If both remote and local branches are the same, use BRANCH option to simplify. This will tag and push the commits on your local branch named v3 to branch named v3 in remote named origin (if you have commit rights on origin) and release the gem.

Version bumping

It feels good to release code. Do it, do it often. But before that, bump the version. Then release it. There's a few ways to update the version:

# version:write like before
$ rake version:write MAJOR=0 MINOR=3 PATCH=0

# bump just major, ie 0.1.0 -> 1.0.0
$ rake version:bump:major

# bump just minor, ie 0.1.0 -> 0.2.0
$ rake version:bump:minor

# bump just patch, ie 0.1.0 -> 0.1.1
$ rake version:bump:patch

Then it's the same release we used before:

$ rake release

Customizing your gem

If you've been following along so far, your gem is just a blank slate. You're going to need to make it colorful and full of metadata.

You can customize your gem by updating your Rakefile. With a newly generated project, it will look something like this:

require 'jeweler' do |gem|
  # gem is a Gem::Specification... see for more options = "whatwhatwhat"
  gem.summary = %Q{TODO: one-line summary of your gem}
  gem.description = %Q{TODO: longer description of your gem} = "[email protected]"
  gem.homepage = ""
  gem.authors = ["Joshua Nichols"]

It's crucial to understand the gem object is just a Gem::Specification. You can read up about it at This is the most basic way of specifying a gem, Jeweler-managed or not. Jeweler just exposes this to you, in addition to providing some reasonable defaults, which we'll explore now.

Project information = "whatwhatwhat"

Every gem has a name. Among other things, the gem name is how you are able to gem install it. Reference

gem.summary = %Q{TODO: one-line summary of your gem}

This is a one line summary of your gem. This is displayed, for example, when you use gem list --details or view it on

gem.description = %Q{TODO: longer description of your gem}

Description is a longer description. Scholars ascertain that knowledge of where the description is used was lost centuries ago. = "[email protected]"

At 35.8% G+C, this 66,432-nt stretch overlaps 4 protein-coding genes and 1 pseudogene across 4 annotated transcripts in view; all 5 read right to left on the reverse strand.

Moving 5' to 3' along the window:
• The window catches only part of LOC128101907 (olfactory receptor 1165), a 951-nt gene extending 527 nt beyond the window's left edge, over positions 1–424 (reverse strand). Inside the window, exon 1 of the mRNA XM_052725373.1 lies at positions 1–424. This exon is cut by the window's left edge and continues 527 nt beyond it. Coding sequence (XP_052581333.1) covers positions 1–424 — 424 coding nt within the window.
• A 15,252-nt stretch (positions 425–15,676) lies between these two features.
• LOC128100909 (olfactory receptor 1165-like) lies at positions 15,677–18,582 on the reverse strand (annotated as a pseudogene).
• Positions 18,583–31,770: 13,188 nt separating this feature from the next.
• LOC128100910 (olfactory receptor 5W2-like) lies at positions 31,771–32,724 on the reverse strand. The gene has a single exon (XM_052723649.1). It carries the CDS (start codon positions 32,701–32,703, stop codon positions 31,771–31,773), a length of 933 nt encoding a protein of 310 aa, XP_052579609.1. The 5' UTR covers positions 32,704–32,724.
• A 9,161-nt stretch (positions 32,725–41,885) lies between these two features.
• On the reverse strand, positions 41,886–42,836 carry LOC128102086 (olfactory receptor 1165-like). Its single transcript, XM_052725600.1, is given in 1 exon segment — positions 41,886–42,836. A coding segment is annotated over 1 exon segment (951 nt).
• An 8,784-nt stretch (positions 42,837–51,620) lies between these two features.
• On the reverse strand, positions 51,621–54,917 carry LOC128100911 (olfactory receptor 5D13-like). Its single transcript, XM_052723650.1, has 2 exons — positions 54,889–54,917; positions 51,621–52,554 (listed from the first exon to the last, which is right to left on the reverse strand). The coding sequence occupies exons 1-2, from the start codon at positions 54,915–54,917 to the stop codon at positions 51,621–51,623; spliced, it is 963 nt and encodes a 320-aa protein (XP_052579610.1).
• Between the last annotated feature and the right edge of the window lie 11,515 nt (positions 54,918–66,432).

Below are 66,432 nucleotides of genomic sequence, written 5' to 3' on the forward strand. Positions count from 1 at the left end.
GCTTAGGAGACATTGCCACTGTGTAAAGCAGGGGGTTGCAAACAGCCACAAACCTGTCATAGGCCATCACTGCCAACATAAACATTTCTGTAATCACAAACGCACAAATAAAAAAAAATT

This should be a way to get a hold of you regarding the gem.

gem.homepage = ""

The homepage should have more information about your gem. The jeweler generator guesses this based on the assumption your code lives on GitHub, using your Git configuration to find your GitHub username. This is displayed by gem list --details and on

gem.authors = ["Joshua Nichols"]

Hey, this is you, the author (or me in this case). The jeweler generator also guesses this from your Git configuration. This is displayed by gem list --details and on


The quickest way to add more files is to git add them. Jeweler uses your Git repository to populate your gem's files by including added and committed and excluding .gitignored. In most cases, this is reasonable enough.

If you need to tweak the files, that's cool. Jeweler populates gem.files as a Rake::FileList. It's like a normal array, except you can include and exclude file globs:

gem.files.exclude 'tmp' # exclude temporary directory
gem.files.include 'lib/foo/bar.rb' # explicitly include lib/foo/bar.rb

If that's not enough, you can just set gem.files outright

gem.files = Dir.glob('lib/**/*.rb')


Dependencies let you define other gems that your gem needs to function. gem install your-gem will install your-gem's dependencies along with it, and when you use your-gem in an application, the dependencies will be made available. Use gem.add_dependency to register them. Reference